So. Chris and Emily grew up together, like RIGHT NEXT DOOR, and then started dating, and I know they aren't blood siblings but they were raised like siblings, so basically the opposite of whatever argument you can make for adult step-siblings dating, which I think is totally fine.
Also, if this is your ex-stepbrother, you hit that.
So, I'm like, Gross. But everyone else in the novel is like, FINALLY. Except Emily, who is like *kills self*
I mean, allegedly, and the whole novel is all, DID CHRIS DO IT? I am here to spoiler you that he did, SORT OF, because she was all, I want to die for reasons I can't tell you (pregnant, really not into sex due to past [secret] child abuse, kind of with me on this whole Being Basically Siblings And That's Sort Of Gross thing) but I can't do it myself, so you shoot me. Ok?
When this all comes out at the end of the novel, the jury is like, Aw, poor guy, he just loved her so much, Not Guilty, and I am like, WHAT, NOT EVEN OF MANSLAUGHTER OR ANYTHING BECAUSE HE PROBABLY ACTUALLY PULLED THE TRIGGER AS WELL AS BEING THE ONE WHO BROUGHT THE GUN TO THIS KNIFE FIGHT.
My feels exact.
Needless to say, the parents (formerly bffs) are all tore up, and Em's mom blames Chris' mom and NO ONE IS FRIENDS ANYMORE and everyone behaves exactly as you would make them behave if you were being super lazy and obvious about character motivations.
And I hesitate to keep saying things like 'Her editor drinks!' because her editor is a living, breathing human being, one who has probably been driven to drink by lines like 'that exotic element, which James suddenly recognized as the sweet, heated scent of a lie', and that causes her to miss things like 'redolent with the scent of coffee' (so...exuding the scent of the scent of coffee?) or when a casual smoker smokes an entire cigarette over five rapid lines of dialogue, but there is no excuse for an inappropriate semi-colon three sentences in. You have to have more stamina than that.
And Jo-Pi wants things to happen, but she refuses to do the work to set up circumstances in which they WOULD happen. Like, Chris is on his swimmer's mark, puts on his goggles (among other things), and then finds Emily in the crowd and winks at her. We are in Emily's POV right now, and as much as it communicates about the nature of Chris and Em's relationship to have him wink (literally nothing that hasn't already been established ad nauseum), I refuse to buy that you can see someone wink through swimmer's goggles, at a distance.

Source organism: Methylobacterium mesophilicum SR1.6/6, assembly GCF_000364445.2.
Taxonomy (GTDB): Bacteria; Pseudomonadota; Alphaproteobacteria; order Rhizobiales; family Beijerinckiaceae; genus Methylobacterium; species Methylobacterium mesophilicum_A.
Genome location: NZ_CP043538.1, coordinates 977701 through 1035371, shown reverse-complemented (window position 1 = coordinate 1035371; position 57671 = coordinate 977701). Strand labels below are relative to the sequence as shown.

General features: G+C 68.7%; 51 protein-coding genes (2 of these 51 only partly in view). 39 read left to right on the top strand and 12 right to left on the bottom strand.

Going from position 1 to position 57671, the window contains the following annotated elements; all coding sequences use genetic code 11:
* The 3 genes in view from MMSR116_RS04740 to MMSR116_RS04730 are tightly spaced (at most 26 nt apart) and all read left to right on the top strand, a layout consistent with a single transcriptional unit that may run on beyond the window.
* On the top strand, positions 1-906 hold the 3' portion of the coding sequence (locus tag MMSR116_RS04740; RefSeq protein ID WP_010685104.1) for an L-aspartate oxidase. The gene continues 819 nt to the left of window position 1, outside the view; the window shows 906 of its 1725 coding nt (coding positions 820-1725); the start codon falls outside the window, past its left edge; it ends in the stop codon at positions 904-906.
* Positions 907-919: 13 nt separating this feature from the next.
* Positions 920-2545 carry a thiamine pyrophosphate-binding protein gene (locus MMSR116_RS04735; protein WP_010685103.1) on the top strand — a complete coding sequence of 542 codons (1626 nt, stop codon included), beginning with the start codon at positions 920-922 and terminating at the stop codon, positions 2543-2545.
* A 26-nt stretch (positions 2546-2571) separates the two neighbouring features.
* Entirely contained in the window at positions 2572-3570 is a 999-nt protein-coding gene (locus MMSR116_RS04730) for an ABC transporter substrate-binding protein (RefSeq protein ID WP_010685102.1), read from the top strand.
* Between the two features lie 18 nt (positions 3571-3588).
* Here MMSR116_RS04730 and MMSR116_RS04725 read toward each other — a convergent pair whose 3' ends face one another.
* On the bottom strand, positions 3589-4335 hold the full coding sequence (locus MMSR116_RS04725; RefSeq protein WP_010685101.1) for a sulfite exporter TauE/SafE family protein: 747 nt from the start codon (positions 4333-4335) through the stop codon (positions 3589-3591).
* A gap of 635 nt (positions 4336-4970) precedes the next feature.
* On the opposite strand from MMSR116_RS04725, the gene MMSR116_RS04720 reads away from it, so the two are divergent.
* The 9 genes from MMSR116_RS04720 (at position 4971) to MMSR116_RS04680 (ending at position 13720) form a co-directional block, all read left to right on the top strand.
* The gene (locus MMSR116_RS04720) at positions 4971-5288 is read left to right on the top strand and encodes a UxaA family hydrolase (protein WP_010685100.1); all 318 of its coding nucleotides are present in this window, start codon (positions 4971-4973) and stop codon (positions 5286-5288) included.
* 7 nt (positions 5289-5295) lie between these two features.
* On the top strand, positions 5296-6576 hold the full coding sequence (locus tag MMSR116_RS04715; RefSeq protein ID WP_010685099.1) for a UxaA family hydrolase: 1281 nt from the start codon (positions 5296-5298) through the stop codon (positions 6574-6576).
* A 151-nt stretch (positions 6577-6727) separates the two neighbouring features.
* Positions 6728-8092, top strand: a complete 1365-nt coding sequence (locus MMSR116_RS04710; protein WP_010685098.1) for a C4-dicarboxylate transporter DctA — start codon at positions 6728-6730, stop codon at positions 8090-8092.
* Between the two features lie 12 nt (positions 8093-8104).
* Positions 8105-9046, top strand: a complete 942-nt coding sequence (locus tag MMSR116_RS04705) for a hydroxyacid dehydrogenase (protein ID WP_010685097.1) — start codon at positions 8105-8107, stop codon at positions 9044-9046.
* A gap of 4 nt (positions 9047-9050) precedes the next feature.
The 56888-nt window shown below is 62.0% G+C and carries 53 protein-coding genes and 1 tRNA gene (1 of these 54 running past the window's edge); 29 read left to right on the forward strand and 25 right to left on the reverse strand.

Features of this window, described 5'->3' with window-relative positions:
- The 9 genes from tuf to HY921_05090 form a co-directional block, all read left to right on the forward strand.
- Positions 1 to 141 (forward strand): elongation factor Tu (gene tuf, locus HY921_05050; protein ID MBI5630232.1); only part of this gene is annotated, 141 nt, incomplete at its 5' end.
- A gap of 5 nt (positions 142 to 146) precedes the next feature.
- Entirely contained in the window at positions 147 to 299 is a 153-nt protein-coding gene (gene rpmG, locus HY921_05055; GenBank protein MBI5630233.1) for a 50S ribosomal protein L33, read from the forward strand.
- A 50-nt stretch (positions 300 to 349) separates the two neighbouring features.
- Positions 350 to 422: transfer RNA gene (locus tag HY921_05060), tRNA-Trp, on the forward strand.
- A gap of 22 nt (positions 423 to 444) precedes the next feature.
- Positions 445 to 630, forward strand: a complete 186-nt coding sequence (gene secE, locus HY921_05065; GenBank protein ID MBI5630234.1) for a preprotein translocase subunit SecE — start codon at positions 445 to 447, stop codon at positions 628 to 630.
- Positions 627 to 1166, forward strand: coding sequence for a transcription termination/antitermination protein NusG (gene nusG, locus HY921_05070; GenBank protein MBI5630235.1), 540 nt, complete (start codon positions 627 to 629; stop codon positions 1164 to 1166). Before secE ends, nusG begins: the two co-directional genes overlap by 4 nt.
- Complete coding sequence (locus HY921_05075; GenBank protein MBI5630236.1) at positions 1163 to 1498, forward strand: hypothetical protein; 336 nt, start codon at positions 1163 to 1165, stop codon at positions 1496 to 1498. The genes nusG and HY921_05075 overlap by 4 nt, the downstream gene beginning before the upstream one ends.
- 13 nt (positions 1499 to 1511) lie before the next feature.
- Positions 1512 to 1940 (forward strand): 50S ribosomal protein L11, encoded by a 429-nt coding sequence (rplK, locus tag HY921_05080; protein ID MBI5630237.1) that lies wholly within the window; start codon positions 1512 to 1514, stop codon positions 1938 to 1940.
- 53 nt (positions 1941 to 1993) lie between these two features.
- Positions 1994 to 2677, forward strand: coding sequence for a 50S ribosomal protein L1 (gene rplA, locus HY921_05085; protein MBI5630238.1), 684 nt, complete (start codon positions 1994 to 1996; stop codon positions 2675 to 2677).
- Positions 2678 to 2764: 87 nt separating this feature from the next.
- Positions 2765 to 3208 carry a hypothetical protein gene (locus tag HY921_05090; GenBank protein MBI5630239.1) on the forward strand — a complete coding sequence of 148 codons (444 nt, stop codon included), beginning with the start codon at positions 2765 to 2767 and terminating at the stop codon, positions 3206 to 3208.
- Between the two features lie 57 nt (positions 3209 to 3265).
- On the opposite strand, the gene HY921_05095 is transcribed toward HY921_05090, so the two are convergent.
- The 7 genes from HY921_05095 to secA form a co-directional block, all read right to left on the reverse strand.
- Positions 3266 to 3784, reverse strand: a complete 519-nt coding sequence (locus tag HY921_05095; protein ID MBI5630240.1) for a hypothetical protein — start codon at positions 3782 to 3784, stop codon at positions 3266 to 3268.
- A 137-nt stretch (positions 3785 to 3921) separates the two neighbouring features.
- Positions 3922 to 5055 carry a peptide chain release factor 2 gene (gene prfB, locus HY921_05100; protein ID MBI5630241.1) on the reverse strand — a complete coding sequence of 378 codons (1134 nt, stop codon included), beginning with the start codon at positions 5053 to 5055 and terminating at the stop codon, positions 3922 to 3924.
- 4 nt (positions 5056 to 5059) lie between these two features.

Or, Em's dad is going to grab champagne on NYE and 'It's 11:26, he thought, unaware that the Timex's batteries had died just moments before. I'll run back to the condo and get a bottle of wine. But it was actually two minutes before midnight.' Total DUN DUN DUNNNNN after that last line because she's trying to sound portentous but your numbers have to actually line up. If his Timex had JUST stopped at 11:26, it is currently, at the latest, 11:27. For him to stay gone, he needs to think he has time, but it needs to be closer to midnight, so that he catches Chris and Em kissing, but his watch COULD have stopped half an hour ago instead of 'just moments.' Easy fix, ok? Ok.
Or a giant poster of Emily is hung up during her memorial, 'a trick of the light making her gaze spookily follow students in the audience.' SPOOKY, RIGHT? WHAT COULD IT SPOOKILY MEAN? Oh, that's just how most straight-on portraits seem to do, usually? It's just a perspective thing? Ok.
And the metaphors, the imagery, the ADJECTIVES. I can't even. Chris's mom takes him to Emily's grave, and he kisses it, obviously, and then they're driving home and his 'mouth was ringed with a lipstick of soil as branding as any kiss.' Kisses. So branding, right? I mean, that's how cowboys marked their cattle in 1998. Or 'Just because you can't see the wound doesn't mean it isn't hurting. It scars all the time, but it heals.' Either make a point about some wounds being invisible, or about healing. Also, scarring is a form of healing, and 'scars' is a super-weird continuous verb to use here.
And when she isn't being Extra Creative, she's mad lazy. The lawyer (who, I think, pops up in other books. I recognized his tall, beautiful, yet STILL SOMEHOW COMPETENT OMG assistant) gets a call from his client late one evening and has to kick a woman out of bed and she's like, Srsly? And he actually literally says, 'It's a job, but someone's got to do it.' I think he probably means 'It's a rough job' or 'a dirty job' or 'a job where I sometimes get called late at night.' At any rate, he should probably have his Crime Fighter's Phrasebook updated.
Anyway, like I said, not the worst Jodi-P (that was probably Salem Falls. GOOD LORD, that book) but weirdly boring, despite or maybe because of that. Five and a half caterpillars.